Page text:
Climatologists predict that extreme weather events will become more common as human-caused global warming intensifies. So I've been wondering if the really weird December weather here in the Pacific Northwest has anything to do with global warming.
There's a good chance that Portland will break the all-time record for least rainfall in December. I recall KGW meteorologist Rod HIll saying the record goes back all the way to 1876, or thereabouts.
New research presented at a recent American Geophysical Union meeting suggests there could be a link between the unusually long-lasting high pressure that has keep storms away from Oregon, and the loss of Arctic sea ice caused by global warming.
"The question is not whether sea ice loss is affecting the large-scale atmospheric circulation...it's how can it not?" That was the take-home message from Dr. Jennifer Francis of Rutgers University, in her talk "Does Arctic Amplification Fuel Extreme Weather in Mid-Latitudes?", presented at last week's American Geophysical Union meeting in San Francisco.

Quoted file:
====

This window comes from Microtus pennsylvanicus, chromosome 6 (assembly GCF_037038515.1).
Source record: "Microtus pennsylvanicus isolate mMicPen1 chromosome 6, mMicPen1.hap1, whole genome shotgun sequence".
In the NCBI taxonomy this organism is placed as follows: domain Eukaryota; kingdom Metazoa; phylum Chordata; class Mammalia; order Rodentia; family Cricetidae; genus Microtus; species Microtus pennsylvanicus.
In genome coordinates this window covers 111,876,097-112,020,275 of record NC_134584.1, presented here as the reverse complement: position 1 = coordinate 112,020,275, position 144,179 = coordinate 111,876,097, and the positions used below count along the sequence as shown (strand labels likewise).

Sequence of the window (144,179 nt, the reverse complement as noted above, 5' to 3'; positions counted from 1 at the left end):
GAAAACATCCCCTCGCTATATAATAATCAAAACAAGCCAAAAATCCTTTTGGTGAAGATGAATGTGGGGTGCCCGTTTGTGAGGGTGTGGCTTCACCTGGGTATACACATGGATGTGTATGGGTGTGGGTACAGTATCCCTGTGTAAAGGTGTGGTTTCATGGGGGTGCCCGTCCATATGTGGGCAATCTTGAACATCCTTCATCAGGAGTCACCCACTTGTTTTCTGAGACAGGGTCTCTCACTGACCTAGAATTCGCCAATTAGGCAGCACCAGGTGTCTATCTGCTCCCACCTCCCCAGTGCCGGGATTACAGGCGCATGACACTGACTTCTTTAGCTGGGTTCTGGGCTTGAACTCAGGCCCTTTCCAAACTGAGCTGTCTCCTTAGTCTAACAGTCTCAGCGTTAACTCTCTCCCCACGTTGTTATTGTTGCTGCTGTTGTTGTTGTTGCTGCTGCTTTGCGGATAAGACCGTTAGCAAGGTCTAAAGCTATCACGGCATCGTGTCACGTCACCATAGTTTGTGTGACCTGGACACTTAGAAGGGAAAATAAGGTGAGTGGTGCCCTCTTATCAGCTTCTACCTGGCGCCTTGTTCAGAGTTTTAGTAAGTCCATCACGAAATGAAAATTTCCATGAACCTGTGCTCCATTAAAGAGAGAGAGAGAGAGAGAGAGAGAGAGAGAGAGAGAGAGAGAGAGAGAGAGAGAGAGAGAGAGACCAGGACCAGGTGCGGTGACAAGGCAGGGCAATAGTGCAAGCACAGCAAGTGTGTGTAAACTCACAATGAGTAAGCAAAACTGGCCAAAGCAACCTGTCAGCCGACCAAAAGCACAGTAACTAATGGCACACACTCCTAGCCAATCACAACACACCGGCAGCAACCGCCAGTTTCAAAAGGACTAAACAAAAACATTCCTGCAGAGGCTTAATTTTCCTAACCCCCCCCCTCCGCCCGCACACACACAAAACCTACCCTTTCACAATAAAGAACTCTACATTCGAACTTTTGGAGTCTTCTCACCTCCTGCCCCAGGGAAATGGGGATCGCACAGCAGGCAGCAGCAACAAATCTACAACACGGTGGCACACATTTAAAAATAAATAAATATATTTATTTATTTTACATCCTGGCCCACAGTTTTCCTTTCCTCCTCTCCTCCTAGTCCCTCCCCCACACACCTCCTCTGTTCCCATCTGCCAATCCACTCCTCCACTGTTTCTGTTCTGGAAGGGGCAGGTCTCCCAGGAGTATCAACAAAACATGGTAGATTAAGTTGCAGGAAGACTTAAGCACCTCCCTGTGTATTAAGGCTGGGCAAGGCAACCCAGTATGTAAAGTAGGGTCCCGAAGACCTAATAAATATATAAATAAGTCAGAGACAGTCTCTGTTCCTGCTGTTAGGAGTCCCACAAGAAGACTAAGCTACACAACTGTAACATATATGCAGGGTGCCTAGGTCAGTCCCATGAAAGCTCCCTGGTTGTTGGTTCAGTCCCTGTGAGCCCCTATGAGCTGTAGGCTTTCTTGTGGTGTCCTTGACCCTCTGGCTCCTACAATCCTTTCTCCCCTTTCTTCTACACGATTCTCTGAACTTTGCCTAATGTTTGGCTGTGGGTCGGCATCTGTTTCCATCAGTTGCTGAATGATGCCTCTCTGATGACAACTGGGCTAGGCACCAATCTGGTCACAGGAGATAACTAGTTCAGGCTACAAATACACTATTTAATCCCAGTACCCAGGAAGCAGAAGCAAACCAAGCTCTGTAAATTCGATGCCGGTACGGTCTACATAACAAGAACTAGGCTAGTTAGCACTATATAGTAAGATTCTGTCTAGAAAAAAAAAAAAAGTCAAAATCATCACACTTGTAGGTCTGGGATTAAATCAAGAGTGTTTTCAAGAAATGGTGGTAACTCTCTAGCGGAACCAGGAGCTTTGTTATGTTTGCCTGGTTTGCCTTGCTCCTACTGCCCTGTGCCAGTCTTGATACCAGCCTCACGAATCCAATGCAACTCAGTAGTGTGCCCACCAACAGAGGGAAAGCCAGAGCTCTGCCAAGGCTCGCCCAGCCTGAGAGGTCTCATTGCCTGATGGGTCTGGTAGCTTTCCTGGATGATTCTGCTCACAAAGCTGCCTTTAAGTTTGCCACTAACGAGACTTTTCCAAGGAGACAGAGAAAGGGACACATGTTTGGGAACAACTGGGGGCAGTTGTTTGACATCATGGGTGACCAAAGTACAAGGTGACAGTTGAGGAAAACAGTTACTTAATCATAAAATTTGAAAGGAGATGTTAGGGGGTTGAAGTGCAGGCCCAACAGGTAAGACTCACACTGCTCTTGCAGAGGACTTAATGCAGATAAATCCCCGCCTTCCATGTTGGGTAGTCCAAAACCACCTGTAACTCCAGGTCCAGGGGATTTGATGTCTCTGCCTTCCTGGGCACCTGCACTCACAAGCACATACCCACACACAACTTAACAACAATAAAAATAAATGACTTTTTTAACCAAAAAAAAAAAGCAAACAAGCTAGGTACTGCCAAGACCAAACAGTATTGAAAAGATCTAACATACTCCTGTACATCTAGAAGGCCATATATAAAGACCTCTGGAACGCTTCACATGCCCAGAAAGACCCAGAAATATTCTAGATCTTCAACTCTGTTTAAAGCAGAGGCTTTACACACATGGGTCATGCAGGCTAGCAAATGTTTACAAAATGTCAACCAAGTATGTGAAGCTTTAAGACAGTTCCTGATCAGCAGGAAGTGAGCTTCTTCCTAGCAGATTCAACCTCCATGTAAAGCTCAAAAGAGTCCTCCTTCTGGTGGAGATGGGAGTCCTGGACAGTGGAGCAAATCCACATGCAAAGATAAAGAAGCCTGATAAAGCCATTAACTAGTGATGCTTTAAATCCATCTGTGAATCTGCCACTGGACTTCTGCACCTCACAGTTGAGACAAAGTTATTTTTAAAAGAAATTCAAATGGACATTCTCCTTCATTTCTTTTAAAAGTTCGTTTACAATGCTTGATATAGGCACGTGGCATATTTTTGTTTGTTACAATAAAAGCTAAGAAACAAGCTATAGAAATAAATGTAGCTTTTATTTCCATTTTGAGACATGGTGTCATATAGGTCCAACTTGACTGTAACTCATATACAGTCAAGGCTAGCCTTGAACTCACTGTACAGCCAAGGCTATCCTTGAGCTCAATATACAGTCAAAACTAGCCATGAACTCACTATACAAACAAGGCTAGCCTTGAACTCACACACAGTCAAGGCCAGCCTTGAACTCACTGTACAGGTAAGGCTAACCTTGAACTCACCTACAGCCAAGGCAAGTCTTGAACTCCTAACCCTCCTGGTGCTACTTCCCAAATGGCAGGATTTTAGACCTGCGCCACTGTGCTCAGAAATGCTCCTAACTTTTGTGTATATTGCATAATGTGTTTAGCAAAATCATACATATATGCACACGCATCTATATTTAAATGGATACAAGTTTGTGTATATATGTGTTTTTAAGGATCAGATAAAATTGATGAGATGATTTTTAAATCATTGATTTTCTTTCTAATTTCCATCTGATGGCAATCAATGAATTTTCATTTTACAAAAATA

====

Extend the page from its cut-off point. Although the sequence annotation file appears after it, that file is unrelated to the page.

Dr. Francis presented new research in review for publication, which shows that Arctic sea ice loss may significantly affect the upper-level atmospheric circulation, slowing its winds and increasing its tendency to make contorted high-amplitude loops. High-amplitude loops in the upper level wind pattern (and associated jet stream) increases the probability of persistent weather patterns in the Northern Hemisphere, potentially leading to extreme weather due to longer-duration cold spells, snow events, heat waves, flooding events, and drought conditions.
Now, so far there isn't conclusive evidence that this is happening, even though there's no doubt that the Arctic is getting warmer, greener, and with less ice.
But it sure seems reasonable to expect that losing Arctic sea ice equivalent to 44% of the size of the contiguous United States would, as Dr. Francis said, do something to the jet stream which normally funnels storms into the Pacific Northwest during the winter.
Here's another excerpt from the Climate Progress repost of Jeff Master's Wunderblog piece:
The Arctic has seen a stunning amount of sea ice loss in recent years, due to melting and unfavorable winds that have pushed large amounts of ice out of the region. Forty percent of the sea ice was missing in September 2007, compared to September of 1980. This is an area equivalent to about 44% of the contiguous U.S., or 71% of the non-Russian portion of Europe. Such a large area of open water is bound to cause significant impacts on weather patterns, due to the huge amount of heat and moisture that escapes from the exposed ocean into the atmosphere over a multi-month period following the summer melt.